Install DeepSpeech programmatically on Windows

Say I want to install Python + DeepSpeech on a Windows machine without the user having to do anything. How would I do this? Could I not just unpack an archive containing the Python interpreter and the deepspeech module to some directory? Or am I overlooking something?

(Sorry, I’m not a Python expert… )

Many greetings

Inference ? Training ?

I need just inference, not training

You don’t need to use the python bindings, you can use others as well, including .Net or C++. What are you building exactly ?

Oh, yeah that sounds better. I have a Java application that just wants to run audio samples through a standard English DeepSpeech model.

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So, we have Java bindings, but they are currently limited to Android. We would welcome any effort to make that not limited to Android, but we are not java-ists, so we need some help there :slight_smile:

I see, thanks. Making a Java binding sounds complicated, I don’t know if I’ll have the time…

Can’t we make a simple deepspeech-recognize.exe using the C bindings that you pass an audio file to on the command line?

The Java bindings already exists, it’s just that we only build and ship them on Android, and thus we don’t know if / how much it works on other platforms.

You can, but you will have much less efficient use of the API …

Again what are you building exactly ?

I am building desktop chat bots that are supposed to constantly listen to speech input. I have a (rudimentary) VAD and send audio clips to either or locally installed speech engines.

You can, but you will have much less efficient use of the API …

You mean performance-wise?

Well, kind of. With your description, it makes 100% sense to use streaming in the API, which is going to be super-inefficient if you constantly fork a new process.

IMHO you’ll spend more time writing your C / C++ small binary and making that work efficiently than help us on the Java binding and directly integrate properly into your app.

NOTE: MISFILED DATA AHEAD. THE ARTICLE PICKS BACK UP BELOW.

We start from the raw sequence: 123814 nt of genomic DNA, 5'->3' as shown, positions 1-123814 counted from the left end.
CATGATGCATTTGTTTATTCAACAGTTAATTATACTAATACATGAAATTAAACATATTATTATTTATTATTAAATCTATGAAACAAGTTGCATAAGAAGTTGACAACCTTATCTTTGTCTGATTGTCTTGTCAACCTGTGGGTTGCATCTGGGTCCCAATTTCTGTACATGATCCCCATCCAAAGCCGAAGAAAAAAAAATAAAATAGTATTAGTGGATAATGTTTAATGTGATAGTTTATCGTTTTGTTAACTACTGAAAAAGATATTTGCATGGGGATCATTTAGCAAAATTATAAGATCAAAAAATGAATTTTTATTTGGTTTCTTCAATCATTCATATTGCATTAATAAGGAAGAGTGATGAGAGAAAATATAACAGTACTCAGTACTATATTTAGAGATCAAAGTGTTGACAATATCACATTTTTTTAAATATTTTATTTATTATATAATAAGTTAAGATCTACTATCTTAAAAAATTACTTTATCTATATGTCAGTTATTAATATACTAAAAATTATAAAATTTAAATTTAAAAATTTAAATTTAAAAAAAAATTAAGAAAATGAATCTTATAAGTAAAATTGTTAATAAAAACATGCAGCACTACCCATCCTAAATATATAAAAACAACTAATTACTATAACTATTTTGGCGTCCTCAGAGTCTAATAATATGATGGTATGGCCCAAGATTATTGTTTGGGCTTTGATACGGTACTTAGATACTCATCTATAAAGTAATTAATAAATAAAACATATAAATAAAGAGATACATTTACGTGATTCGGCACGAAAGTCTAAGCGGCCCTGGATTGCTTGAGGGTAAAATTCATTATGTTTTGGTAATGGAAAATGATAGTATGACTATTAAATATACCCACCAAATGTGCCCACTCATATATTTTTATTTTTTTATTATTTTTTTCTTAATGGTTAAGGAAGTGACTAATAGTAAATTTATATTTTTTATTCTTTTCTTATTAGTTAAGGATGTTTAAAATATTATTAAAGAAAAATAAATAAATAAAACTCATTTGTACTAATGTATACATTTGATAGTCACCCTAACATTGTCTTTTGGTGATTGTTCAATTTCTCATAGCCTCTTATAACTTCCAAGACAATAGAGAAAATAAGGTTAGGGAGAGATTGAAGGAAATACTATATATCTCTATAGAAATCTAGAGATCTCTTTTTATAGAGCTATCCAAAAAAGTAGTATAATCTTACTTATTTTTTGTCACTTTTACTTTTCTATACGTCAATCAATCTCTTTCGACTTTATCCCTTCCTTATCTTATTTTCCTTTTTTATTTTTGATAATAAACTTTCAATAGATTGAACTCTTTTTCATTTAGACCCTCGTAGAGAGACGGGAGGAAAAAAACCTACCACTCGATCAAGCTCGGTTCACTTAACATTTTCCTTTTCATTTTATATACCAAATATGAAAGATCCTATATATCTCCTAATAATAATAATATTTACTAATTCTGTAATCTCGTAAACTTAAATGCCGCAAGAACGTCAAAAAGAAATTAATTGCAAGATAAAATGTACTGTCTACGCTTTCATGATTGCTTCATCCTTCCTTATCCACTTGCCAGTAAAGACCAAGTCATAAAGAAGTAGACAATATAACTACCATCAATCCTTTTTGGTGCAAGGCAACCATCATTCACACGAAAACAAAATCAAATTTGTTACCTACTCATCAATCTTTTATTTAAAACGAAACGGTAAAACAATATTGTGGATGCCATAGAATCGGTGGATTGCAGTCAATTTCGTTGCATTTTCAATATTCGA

OK, I am compiling the Java bindings on Linux (my development platform) as a first test. This is what I get:

A problem occurred configuring project ‘:app’.

SDK location not found. Define location with sdk.dir in the file or with an ANDROID_HOME environment variable.

Well, I told you we only support and build targetting Android … That’s the point where we need help … Last time I did non Android java code was 10+ years ago.

I see. Well, I am still in favor of the “deepspeech.exe” idea. It could be a process that keeps running, receives audio file paths on STDIN and outputs the results on STDOUT.

I can’t force you, but as I said this is going to be less than suboptimal, complicated, and inefficient. We could really use the help from people who are at ease with Java …

Not sure what would be inefficient about it? Don’t see why.

I am at ease with Java but I normally use my own build tools (not Gradle)…

Because you have to re-expose the streaming API over stdin/stdout ? Tell me how not inefficient that is going to be ?

Please, what do you not understand with we need your help because we only support Android. Nobody said that outside of Android you should be forced to use gradle: I DONT KNOW THE JAVA ECOSYSTEM.

STDIN/STDOUT should be trivial in overhead compared to the actual recognition…

OK, I get it, you want help with Java :slight_smile: I’m not a JNI guru either, so I’m not sure I’m the right guy. Maybe I’ll have a flash of motivation and try to sort this out.

Thank you for all your answers.

I’m not talking about temporal or spatial complexity, but about the mess to re-implement API over stdin/stdout.

It’s your project, but it will also be another extra layer painful to deal with if you have to debug recognition itself.

Seriously, the JNI part should not be different. It’s really about building / packaging / using outside of Android.

Well, there are other considerations too… JNI is risky as it can crash the JVM if anything is implemented badly. External processes ease the mind.